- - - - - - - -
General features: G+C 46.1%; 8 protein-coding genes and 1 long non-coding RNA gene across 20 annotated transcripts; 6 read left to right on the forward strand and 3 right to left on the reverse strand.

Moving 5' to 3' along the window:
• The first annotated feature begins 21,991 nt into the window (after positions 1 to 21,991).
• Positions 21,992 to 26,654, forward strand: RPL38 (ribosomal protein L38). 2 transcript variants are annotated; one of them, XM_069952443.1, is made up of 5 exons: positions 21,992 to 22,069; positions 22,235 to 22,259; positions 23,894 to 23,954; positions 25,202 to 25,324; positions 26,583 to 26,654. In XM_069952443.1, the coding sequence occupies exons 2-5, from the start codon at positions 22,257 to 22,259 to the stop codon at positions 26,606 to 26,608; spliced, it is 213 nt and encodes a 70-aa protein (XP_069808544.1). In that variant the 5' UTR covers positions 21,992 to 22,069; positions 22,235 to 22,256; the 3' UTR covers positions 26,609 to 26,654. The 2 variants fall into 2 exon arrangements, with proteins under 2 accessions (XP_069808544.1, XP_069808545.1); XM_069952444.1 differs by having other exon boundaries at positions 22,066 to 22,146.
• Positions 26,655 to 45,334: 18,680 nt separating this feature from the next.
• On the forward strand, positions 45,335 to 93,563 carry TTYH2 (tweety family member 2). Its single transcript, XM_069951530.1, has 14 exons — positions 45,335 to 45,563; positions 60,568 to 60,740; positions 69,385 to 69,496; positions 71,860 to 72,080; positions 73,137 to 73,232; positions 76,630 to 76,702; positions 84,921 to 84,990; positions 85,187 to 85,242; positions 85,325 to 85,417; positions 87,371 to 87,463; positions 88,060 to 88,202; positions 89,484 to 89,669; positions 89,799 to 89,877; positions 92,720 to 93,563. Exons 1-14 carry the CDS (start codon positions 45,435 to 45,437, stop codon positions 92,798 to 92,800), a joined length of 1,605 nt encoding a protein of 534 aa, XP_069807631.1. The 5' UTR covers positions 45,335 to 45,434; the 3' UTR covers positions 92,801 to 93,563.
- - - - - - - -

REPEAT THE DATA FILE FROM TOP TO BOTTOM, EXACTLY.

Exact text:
General features: G+C 46.1%; 8 protein-coding genes and 1 long non-coding RNA gene across 20 annotated transcripts; 6 read left to right on the forward strand and 3 right to left on the reverse strand.

Moving 5' to 3' along the window:
• The first annotated feature begins 21,991 nt into the window (after positions 1 to 21,991).
• Positions 21,992 to 26,654, forward strand: RPL38 (ribosomal protein L38). 2 transcript variants are annotated; one of them, XM_069952443.1, is made up of 5 exons: positions 21,992 to 22,069; positions 22,235 to 22,259; positions 23,894 to 23,954; positions 25,202 to 25,324; positions 26,583 to 26,654. In XM_069952443.1, the coding sequence occupies exons 2-5, from the start codon at positions 22,257 to 22,259 to the stop codon at positions 26,606 to 26,608; spliced, it is 213 nt and encodes a 70-aa protein (XP_069808544.1). In that variant the 5' UTR covers positions 21,992 to 22,069; positions 22,235 to 22,256; the 3' UTR covers positions 26,609 to 26,654. The 2 variants fall into 2 exon arrangements, with proteins under 2 accessions (XP_069808544.1, XP_069808545.1); XM_069952444.1 differs by having other exon boundaries at positions 22,066 to 22,146.
• Positions 26,655 to 45,334: 18,680 nt separating this feature from the next.
• On the forward strand, positions 45,335 to 93,563 carry TTYH2 (tweety family member 2). Its single transcript, XM_069951530.1, has 14 exons — positions 45,335 to 45,563; positions 60,568 to 60,740; positions 69,385 to 69,496; positions 71,860 to 72,080; positions 73,137 to 73,232; positions 76,630 to 76,702; positions 84,921 to 84,990; positions 85,187 to 85,242; positions 85,325 to 85,417; positions 87,371 to 87,463; positions 88,060 to 88,202; positions 89,484 to 89,669; positions 89,799 to 89,877; positions 92,720 to 93,563. Exons 1-14 carry the CDS (start codon positions 45,435 to 45,437, stop codon positions 92,798 to 92,800), a joined length of 1,605 nt encoding a protein of 534 aa, XP_069807631.1. The 5' UTR covers positions 45,335 to 45,434; the 3' UTR covers positions 92,801 to 93,563.